DeJongh calls special Senate session to deal with fiscal crisis
Published: July 15, 2014
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ST. THOMAS - Gov. John deJongh Jr. called the Senate into a special session, to take place Wednesday, to address legislation to fix the Senate's plan to address the territory's fiscal crisis.
In June, the governor sent proposed legislation to the Senate to borrow $169 million. The borrowing would have covered the $30 million budget shortfall for the current fiscal year and fund a number of critical needs, including paying both hospitals' outstanding utility bills and giving the hospitals a cash infusion of about $15 million each.
At a session later that month, the Senate rejected the governor's plan, tabling the legislation indefinitely.
Instead, the Senate introduced and passed its own plan - a bill authorizing the government to re-issue a short-term working capital loan in the amount of $50 million.
However, the loan must be paid back in 270 days.
Senate President Shawn-Michael Malone said the senators will be in caucus today to discuss the governor's proposal.
"The senators are not in favor of borrowing," Malone said. "But we have a meeting tomorrow, and caucus members will analyze the bill."
In a letter to Malone, deJongh said the local bank that currently holds the line of credit is not interested in providing a loan that has to be repaid in such a short time frame because it is unlikely the government will be able to do so.
DeJongh said the government needs some flexibility in financing the loan authorized by the Senate last month.
"Local financial institutions are unlikely to provide short-term financing to the government without suitable provision for the eventual repayment of such financing upon maturity," deJongh said in a prepared statement Government House issued Monday.
The amendment authorizes the government to either the issue bonds or notes in anticipation of issuing longer-term bonds, or issue a loan that is converted to a long-term maturity after the 270 days.
The governor said he approved the Senate's authorizations for the hospitals, payments to the V.I. Water and Power Authority and the Sea View Nursing Home; however, that approval is based on the government's ability to obtain the necessary funding.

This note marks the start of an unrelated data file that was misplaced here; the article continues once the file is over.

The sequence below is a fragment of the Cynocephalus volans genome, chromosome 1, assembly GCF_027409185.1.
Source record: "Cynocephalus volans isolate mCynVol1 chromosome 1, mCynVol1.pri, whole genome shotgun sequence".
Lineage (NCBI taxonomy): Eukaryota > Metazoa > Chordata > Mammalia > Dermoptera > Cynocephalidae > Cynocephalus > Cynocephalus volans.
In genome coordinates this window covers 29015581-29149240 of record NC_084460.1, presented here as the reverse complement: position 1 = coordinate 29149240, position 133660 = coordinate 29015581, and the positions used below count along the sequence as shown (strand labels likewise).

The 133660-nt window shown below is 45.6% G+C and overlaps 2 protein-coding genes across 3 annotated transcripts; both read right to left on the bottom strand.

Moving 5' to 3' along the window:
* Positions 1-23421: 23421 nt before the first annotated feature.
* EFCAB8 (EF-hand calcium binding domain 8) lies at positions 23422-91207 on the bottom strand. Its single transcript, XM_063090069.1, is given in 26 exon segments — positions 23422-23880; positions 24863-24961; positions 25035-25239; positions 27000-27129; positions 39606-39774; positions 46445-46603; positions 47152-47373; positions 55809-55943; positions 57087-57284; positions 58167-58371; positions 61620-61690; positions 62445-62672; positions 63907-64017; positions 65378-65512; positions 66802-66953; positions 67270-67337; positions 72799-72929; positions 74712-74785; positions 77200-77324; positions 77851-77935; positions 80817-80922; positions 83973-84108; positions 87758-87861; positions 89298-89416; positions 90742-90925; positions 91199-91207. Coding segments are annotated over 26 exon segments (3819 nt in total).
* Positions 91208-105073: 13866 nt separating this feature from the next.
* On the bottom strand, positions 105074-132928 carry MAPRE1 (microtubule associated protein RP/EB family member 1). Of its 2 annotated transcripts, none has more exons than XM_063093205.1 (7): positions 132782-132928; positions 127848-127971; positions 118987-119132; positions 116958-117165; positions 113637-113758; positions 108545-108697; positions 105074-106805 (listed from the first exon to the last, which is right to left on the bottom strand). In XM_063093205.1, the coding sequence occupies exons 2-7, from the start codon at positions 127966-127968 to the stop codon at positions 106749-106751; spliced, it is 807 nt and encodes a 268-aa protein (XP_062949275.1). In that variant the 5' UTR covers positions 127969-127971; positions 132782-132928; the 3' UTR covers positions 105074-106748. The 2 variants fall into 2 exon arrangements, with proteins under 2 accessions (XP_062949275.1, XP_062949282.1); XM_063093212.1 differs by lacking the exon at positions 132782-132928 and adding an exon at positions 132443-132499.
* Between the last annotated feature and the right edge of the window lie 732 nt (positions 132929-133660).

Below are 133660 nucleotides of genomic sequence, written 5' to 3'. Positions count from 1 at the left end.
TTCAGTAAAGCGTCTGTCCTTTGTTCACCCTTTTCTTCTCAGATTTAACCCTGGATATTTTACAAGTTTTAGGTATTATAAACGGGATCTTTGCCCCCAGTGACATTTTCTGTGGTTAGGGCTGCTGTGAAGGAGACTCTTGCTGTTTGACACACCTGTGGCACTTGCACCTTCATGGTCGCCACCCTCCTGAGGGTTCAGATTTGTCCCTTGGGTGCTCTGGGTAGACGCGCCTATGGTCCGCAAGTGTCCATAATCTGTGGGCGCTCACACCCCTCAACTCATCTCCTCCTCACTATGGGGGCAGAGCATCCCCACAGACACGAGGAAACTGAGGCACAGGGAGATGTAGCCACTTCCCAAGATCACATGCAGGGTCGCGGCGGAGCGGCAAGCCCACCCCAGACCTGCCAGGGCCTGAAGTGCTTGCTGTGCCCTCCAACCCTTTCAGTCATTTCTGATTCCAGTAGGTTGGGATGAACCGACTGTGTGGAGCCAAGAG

"Both hospitals have expressed the urgent need for this funding, particularly the Gov. Juan F. Luis Hospital, which has indicated its inability to meet the next payroll and purchase badly needed medications, and Schneider Regional Medical Center's pressing need to address some tax obligations," deJongh said in the prepared statement. "WAPA has also expressed its concern for the potential impact that the outstanding receivables from the hospitals have on their cash flow as well as their bond rating. Additionally, the commissioner of the Department of Human Services has indicated the potential for the disruption of long-term nursing care services without some assistance for Sea View, the only certified nursing home in the territory."
Debra Gottlieb, director of the Office of Management and Budget, said the measure is a "clean up" legislation. She said the Senate shot down the administration's proposal, and now the administration is trying to work with the Senate's proposal.
"The funding mechanism they've come up with, the banks aren't going to accept it," she said. "The local bank doesn't have the appetite for that type of short-term financing."
However, now is a good time to go to the bond market, according to Gottlieb. The government just got its investment grade bond ratings confirmed, and the market is offering very low interest rates, she said.
The other items included in the governor's proposal mirror what he sent down last month, including amending the authorization for the design-build contract for Paul E. Joseph Stadium on St. Croix to include the construction of a little league field and a permanent Festival village site.
DeJongh said negotiations with a contractor are in progress.
- Contact Aldeth Lewin at 714-9111 or email email@example.com.